I've pointed out previously that the people demanding the deportation of all 12 million undocumented workers in this country are probably not prepared for the monstrousness of the consequences that will result. There's a reason for that:
Many right-wing critics of American immigration policy are fond of saying that current policies would work just fine if the government would "just enforce the laws that are on the books."
It seems never to occur to them that the main reason the government doesn't do so, at least not on a massive scale, is simply that the laws as written are largely unenforceable -- or perhaps more to the point, that enforcing them actually creates larger problems, to the point of atrocities, than those they were intended to address.
Besides the brutal treatment that often occurs in the course of rounding up immigrants, and the fact that in order to make mass roundups work you have to build concentration camps, there are inevitably going to be incidents like this:
FAYETTEVILLE, Ark. - A woman being held as an illegal immigrant spent four days forgotten in an isolated holding cell at a courthouse with no food, water, or toilet, authorities and the woman said.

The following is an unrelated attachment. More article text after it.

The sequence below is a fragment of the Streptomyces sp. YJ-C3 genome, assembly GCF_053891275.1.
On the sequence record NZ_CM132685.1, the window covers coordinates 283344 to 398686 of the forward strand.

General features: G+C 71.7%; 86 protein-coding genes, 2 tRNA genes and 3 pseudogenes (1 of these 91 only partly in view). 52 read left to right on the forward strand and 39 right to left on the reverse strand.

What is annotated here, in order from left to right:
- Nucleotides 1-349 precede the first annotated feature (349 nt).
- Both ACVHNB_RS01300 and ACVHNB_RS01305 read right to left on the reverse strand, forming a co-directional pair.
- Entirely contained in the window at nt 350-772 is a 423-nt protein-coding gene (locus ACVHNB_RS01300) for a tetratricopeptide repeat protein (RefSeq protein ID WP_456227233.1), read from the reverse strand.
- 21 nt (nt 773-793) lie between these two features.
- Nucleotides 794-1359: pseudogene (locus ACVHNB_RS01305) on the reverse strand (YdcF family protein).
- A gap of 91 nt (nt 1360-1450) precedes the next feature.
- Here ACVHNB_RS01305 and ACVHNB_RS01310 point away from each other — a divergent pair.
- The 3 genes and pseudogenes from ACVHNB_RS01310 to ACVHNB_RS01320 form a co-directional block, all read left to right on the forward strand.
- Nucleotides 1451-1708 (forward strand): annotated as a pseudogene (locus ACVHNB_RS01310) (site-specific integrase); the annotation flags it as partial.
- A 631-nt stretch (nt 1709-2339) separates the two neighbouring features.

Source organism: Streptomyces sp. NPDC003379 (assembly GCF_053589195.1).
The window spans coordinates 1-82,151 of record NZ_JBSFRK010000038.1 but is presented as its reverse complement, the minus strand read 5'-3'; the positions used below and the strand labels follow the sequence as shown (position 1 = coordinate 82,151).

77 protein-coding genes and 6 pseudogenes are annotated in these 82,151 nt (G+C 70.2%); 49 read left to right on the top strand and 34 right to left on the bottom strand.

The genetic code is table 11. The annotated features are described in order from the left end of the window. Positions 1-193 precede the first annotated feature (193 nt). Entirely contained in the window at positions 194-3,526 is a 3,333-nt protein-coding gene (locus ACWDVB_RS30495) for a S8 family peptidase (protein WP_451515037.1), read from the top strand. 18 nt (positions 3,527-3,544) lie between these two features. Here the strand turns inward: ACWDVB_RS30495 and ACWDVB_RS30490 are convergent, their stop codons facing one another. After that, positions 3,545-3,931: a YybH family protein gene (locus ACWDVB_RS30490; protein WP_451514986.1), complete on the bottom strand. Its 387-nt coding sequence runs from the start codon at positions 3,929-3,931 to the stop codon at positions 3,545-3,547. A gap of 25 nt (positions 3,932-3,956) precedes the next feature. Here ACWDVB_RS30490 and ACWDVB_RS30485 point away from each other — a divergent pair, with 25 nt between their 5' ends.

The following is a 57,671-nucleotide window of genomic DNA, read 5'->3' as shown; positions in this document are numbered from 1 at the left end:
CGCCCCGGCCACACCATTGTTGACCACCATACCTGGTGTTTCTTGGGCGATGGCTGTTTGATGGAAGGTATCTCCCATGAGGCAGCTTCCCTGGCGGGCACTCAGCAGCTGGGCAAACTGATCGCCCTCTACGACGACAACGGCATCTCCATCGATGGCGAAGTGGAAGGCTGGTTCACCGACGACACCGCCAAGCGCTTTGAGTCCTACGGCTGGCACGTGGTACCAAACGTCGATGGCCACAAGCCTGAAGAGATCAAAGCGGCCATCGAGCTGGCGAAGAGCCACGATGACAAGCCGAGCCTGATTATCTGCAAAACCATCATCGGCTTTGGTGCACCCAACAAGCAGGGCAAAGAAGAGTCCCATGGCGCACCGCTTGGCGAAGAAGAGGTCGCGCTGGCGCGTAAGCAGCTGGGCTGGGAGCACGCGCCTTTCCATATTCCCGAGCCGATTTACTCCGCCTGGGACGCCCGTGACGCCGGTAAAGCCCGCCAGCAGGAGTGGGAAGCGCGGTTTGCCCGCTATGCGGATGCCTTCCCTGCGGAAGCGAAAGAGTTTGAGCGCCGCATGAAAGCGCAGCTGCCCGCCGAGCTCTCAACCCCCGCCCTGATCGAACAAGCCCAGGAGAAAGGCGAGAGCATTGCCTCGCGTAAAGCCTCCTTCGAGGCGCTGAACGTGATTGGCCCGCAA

Adriana Torres-Flores, 38, appeared in court last Thursday and pleaded not guilty to a charge of selling pirated CDs, but a judge ordered her held because she is in the country illegally, Sheriff Tim Helder said.
Bailiff Jarrod Hankins put her in the cell to await transport to jail, and she was forgotten. Because of heavy snow, few staff members were in the courthouse to hear her cries and pounding later Thursday or on Friday and through the weekend.
The cell had two benches, a metal table and a light that Torres-Flores could not turn off. She slept using a shoe to cushion her head, she told the Arkansas Democrat-Gazette, with 14-year-old daughter Adriana acting as an interpreter.
"She was feeling like she was going to die," Adriana said.
Torres-Flores had not eaten Thursday before going to court. She had a jacket but still was cold in the cell.
"She had to use the bathroom on the floor," her daughter said.
"It's a horrible, horrible situation," said her attorney, Nathan Lewis.
Expect a lot more of these if we continue to emphasize "enforcing the laws on the books." Until we reform those laws, enforcing them is ineluctably going to produce travesties like this.
Via Jabbering Stooge.